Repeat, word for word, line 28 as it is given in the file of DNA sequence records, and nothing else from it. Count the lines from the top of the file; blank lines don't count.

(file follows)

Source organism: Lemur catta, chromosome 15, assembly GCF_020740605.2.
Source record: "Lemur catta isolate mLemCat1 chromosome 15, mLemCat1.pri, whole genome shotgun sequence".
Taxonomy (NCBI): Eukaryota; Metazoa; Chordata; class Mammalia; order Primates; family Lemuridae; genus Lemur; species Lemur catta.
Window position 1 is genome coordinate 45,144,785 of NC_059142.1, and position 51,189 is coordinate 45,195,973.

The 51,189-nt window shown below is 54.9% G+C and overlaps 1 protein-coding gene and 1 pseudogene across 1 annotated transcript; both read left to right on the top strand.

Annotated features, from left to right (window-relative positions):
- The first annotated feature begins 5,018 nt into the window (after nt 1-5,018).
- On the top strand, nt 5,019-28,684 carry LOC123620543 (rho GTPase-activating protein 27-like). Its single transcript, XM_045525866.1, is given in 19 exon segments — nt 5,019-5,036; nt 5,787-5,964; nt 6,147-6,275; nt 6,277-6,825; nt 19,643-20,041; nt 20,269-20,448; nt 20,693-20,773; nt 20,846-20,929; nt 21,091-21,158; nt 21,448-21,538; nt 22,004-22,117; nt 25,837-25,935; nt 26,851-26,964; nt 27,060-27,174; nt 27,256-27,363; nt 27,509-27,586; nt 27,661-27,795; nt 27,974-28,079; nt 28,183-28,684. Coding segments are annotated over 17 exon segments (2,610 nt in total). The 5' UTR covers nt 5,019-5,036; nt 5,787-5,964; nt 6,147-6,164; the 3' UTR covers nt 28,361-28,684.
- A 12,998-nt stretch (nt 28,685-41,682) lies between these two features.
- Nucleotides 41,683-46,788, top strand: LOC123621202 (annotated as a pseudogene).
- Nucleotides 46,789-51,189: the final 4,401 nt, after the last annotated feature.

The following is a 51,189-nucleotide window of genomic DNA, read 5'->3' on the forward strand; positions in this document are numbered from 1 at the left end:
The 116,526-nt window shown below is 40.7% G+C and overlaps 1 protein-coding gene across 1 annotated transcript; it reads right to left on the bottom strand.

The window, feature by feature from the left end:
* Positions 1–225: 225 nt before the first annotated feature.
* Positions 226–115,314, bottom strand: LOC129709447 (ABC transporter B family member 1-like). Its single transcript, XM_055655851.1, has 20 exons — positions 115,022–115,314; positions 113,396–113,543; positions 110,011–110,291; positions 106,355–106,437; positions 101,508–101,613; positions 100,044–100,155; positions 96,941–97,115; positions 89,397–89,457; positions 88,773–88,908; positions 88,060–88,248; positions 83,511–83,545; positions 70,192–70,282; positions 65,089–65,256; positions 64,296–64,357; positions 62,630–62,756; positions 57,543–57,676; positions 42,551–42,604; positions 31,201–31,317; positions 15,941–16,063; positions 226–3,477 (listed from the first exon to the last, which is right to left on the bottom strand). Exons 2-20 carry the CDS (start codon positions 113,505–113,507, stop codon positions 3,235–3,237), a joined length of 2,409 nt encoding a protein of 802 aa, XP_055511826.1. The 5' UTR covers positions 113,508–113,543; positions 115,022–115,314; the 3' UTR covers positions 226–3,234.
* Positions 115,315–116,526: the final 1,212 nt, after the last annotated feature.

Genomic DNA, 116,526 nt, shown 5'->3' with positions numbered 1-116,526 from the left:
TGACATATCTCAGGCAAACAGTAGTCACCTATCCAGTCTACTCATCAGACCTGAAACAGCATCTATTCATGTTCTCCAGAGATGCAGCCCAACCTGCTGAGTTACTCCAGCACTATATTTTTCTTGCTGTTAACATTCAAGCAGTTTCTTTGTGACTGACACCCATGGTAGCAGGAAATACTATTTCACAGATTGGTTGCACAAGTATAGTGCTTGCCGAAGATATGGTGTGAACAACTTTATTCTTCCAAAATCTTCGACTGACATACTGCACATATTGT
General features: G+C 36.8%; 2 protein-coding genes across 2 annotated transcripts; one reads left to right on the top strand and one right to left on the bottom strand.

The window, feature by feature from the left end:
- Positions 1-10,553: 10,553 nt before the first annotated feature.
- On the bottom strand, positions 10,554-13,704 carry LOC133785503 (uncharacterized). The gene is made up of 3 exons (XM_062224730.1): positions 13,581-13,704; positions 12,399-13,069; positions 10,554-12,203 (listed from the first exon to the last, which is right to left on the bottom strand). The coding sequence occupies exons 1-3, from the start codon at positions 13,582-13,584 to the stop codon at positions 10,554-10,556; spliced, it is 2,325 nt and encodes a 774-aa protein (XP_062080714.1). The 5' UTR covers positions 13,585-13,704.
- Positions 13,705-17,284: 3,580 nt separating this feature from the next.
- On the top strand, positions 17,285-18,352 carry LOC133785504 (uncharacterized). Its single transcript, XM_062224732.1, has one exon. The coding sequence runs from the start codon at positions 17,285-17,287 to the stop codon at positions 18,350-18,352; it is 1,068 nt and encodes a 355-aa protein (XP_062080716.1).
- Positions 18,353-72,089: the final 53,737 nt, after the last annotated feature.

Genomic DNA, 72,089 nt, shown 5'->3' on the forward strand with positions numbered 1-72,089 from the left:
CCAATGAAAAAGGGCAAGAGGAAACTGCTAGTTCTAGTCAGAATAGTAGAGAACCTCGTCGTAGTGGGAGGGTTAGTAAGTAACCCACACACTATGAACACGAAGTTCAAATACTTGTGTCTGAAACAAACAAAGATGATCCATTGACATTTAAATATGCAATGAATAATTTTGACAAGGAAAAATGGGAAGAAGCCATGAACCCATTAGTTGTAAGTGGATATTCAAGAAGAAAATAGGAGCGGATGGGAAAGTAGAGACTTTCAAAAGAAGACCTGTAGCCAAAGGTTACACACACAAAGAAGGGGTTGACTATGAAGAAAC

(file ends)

CCAATGAAAAAGGGCAAGAGGAAACTGCTAGTTCTAGTCAGAATAGTAGAGAACCTCGTCGTAGTGGGAGGGTTAGTAAGTAACCCACACACTATGAACACGAAGTTCAAATACTTGTGTCTGAAACAAACAAAGATGATCCATTGACATTTAAATATGCAATGAATAATTTTGACAAGGAAAAATGGGAAGAAGCCATGAACCCATTAGTTGTAAGTGGATATTCAAGAAGAAAATAGGAGCGGATGGGAAAGTAGAGACTTTCAAAAGAAGACCTGTAGCCAAAGGTTACACACACAAAGAAGGGGTTGACTATGAAGAAAC